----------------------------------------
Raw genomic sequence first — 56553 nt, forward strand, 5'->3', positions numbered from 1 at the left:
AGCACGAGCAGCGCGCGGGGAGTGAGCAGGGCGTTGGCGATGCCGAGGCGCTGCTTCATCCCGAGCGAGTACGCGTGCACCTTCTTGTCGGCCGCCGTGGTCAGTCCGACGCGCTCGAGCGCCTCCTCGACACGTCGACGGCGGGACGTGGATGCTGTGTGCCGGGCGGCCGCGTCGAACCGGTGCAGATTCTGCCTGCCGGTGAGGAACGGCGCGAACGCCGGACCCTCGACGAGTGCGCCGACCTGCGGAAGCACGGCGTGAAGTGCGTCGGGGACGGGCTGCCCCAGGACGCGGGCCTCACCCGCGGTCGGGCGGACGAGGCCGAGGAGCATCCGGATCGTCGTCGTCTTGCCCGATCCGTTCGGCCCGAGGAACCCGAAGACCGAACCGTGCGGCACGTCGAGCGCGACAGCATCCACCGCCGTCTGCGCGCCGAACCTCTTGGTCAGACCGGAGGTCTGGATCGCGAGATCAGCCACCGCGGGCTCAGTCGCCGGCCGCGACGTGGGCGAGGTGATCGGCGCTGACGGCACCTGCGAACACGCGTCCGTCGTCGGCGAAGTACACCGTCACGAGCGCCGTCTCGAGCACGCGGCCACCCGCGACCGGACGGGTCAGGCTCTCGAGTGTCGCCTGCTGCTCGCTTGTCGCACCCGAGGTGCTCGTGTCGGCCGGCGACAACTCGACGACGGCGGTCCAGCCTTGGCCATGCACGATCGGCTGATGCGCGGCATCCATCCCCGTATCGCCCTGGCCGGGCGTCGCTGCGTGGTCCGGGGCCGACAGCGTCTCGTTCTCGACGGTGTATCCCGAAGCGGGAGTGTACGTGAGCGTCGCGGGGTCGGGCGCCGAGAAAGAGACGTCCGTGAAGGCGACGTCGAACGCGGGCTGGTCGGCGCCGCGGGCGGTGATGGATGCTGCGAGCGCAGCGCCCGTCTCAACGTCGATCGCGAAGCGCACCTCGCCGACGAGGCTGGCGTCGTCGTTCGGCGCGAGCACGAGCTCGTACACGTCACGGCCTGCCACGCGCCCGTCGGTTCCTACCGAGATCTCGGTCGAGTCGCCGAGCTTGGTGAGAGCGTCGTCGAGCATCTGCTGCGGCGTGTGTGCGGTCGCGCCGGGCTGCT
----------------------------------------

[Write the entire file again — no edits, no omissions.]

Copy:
Raw genomic sequence first — 56553 nt, forward strand, 5'->3', positions numbered from 1 at the left:
AGCACGAGCAGCGCGCGGGGAGTGAGCAGGGCGTTGGCGATGCCGAGGCGCTGCTTCATCCCGAGCGAGTACGCGTGCACCTTCTTGTCGGCCGCCGTGGTCAGTCCGACGCGCTCGAGCGCCTCCTCGACACGTCGACGGCGGGACGTGGATGCTGTGTGCCGGGCGGCCGCGTCGAACCGGTGCAGATTCTGCCTGCCGGTGAGGAACGGCGCGAACGCCGGACCCTCGACGAGTGCGCCGACCTGCGGAAGCACGGCGTGAAGTGCGTCGGGGACGGGCTGCCCCAGGACGCGGGCCTCACCCGCGGTCGGGCGGACGAGGCCGAGGAGCATCCGGATCGTCGTCGTCTTGCCCGATCCGTTCGGCCCGAGGAACCCGAAGACCGAACCGTGCGGCACGTCGAGCGCGACAGCATCCACCGCCGTCTGCGCGCCGAACCTCTTGGTCAGACCGGAGGTCTGGATCGCGAGATCAGCCACCGCGGGCTCAGTCGCCGGCCGCGACGTGGGCGAGGTGATCGGCGCTGACGGCACCTGCGAACACGCGTCCGTCGTCGGCGAAGTACACCGTCACGAGCGCCGTCTCGAGCACGCGGCCACCCGCGACCGGACGGGTCAGGCTCTCGAGTGTCGCCTGCTGCTCGCTTGTCGCACCCGAGGTGCTCGTGTCGGCCGGCGACAACTCGACGACGGCGGTCCAGCCTTGGCCATGCACGATCGGCTGATGCGCGGCATCCATCCCCGTATCGCCCTGGCCGGGCGTCGCTGCGTGGTCCGGGGCCGACAGCGTCTCGTTCTCGACGGTGTATCCCGAAGCGGGAGTGTACGTGAGCGTCGCGGGGTCGGGCGCCGAGAAAGAGACGTCCGTGAAGGCGACGTCGAACGCGGGCTGGTCGGCGCCGCGGGCGGTGATGGATGCTGCGAGCGCAGCGCCCGTCTCAACGTCGATCGCGAAGCGCACCTCGCCGACGAGGCTGGCGTCGTCGTTCGGCGCGAGCACGAGCTCGTACACGTCACGGCCTGCCACGCGCCCGTCGGTTCCTACCGAGATCTCGGTCGAGTCGCCGAGCTTGGTGAGAGCGTCGTCGAGCATCTGCTGCGGCGTGTGTGCGGTCGCGCCGGGCTGCT